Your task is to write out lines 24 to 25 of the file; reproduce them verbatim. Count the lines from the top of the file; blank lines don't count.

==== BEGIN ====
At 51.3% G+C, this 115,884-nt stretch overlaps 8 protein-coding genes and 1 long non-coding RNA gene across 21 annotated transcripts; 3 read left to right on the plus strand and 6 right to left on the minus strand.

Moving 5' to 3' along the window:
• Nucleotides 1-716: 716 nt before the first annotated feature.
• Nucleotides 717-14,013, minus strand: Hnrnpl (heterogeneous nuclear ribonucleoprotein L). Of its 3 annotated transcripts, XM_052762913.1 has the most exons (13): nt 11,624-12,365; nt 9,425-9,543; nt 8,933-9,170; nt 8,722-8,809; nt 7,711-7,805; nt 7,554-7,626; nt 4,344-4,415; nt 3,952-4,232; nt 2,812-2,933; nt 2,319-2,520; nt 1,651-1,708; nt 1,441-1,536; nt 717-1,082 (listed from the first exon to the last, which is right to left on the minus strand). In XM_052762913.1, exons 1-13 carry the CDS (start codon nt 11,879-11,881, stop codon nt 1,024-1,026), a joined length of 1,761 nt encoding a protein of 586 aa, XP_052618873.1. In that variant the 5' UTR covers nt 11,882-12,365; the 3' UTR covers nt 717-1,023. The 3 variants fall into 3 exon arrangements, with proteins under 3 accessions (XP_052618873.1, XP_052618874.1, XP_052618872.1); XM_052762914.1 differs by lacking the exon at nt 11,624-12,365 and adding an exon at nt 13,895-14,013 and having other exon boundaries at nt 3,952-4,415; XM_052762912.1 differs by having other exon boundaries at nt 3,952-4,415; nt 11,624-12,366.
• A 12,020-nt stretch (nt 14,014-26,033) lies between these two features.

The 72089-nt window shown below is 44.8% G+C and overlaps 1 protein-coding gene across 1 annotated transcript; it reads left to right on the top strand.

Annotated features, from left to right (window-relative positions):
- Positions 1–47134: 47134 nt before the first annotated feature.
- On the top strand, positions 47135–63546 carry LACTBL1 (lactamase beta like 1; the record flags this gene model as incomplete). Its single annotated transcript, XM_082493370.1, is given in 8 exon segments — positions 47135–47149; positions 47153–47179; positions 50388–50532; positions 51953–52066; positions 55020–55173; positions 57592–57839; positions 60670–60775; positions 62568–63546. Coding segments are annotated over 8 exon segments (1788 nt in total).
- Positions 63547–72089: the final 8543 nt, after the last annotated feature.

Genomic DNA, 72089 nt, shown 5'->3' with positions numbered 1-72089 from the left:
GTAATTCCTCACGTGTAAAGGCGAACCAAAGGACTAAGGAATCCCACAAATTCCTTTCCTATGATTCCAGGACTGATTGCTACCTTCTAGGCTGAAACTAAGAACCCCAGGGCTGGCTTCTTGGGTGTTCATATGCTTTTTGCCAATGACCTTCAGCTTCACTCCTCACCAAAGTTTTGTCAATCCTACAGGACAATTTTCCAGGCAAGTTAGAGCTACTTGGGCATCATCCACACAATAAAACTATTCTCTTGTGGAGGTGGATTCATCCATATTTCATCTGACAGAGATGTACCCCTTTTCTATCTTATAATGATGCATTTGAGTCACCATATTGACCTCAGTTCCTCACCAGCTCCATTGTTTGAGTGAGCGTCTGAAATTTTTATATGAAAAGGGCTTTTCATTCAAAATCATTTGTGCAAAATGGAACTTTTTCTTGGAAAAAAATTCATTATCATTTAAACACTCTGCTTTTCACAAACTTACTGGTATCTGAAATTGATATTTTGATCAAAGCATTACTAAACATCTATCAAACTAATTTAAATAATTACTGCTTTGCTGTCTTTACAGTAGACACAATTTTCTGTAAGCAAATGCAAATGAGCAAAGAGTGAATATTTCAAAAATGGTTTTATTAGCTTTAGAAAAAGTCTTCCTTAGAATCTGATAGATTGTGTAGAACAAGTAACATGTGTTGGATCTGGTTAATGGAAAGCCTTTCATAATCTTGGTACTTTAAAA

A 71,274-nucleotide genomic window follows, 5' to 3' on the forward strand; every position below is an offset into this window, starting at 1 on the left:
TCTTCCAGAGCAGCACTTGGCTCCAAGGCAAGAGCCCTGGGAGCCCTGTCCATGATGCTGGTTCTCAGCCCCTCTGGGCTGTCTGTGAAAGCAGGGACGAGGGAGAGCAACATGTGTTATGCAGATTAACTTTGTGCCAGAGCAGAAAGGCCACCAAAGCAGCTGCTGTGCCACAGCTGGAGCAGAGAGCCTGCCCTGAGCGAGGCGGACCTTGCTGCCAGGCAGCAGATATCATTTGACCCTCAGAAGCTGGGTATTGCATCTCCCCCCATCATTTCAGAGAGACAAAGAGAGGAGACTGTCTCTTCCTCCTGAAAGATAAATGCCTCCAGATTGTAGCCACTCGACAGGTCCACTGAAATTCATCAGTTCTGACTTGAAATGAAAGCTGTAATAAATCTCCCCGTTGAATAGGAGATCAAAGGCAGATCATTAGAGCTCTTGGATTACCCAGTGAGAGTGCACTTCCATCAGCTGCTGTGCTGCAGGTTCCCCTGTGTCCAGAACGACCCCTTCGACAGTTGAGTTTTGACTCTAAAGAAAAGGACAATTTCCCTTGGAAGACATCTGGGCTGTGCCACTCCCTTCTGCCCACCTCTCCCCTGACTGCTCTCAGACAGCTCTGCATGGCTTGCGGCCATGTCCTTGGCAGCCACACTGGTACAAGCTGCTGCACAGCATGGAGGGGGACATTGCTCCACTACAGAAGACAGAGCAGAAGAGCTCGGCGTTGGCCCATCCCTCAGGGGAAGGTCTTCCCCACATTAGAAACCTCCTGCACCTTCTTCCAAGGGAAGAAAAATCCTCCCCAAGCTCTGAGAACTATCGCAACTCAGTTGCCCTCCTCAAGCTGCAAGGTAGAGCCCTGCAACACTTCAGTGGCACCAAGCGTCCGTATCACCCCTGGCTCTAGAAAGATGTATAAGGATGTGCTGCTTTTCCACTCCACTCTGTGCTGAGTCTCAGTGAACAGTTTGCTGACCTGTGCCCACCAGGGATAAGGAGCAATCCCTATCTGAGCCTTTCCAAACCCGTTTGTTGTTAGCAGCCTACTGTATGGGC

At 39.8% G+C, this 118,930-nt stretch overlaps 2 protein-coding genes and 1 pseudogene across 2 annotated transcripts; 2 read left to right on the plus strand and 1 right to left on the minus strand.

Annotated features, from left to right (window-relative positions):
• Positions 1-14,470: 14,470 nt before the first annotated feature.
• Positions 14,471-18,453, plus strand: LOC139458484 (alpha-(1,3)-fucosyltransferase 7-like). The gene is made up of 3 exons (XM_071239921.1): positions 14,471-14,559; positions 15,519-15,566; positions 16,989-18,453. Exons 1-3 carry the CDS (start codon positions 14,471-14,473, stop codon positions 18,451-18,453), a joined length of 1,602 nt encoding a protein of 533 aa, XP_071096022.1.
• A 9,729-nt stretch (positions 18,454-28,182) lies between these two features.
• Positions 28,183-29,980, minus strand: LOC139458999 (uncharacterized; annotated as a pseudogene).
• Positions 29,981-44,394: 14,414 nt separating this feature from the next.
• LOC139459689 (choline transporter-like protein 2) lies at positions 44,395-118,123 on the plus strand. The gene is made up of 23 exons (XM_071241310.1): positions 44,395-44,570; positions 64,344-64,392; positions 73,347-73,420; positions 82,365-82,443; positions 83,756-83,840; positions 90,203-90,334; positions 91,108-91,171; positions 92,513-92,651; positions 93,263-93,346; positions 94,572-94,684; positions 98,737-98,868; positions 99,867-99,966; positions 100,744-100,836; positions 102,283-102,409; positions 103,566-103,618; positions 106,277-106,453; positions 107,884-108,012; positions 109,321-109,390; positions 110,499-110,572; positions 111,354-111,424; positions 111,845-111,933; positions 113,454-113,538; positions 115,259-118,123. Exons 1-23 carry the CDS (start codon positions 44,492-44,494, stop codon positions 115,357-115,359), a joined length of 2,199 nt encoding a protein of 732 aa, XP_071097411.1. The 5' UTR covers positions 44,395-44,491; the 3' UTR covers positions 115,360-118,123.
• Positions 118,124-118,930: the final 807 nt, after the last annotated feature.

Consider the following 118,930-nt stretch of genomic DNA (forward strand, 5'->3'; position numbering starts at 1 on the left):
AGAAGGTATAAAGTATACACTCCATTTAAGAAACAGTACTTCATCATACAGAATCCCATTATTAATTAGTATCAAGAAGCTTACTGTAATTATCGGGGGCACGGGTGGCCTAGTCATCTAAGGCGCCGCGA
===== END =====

Consider the following 118,930-nt stretch of genomic DNA (forward strand, 5'->3'; position numbering starts at 1 on the left):
AGAAGGTATAAAGTATACACTCCATTTAAGAAACAGTACTTCATCATACAGAATCCCATTATTAATTAGTATCAAGAAGCTTACTGTAATTATCGGGGGCACGGGTGGCCTAGTCATCTAAGGCGCCGCGA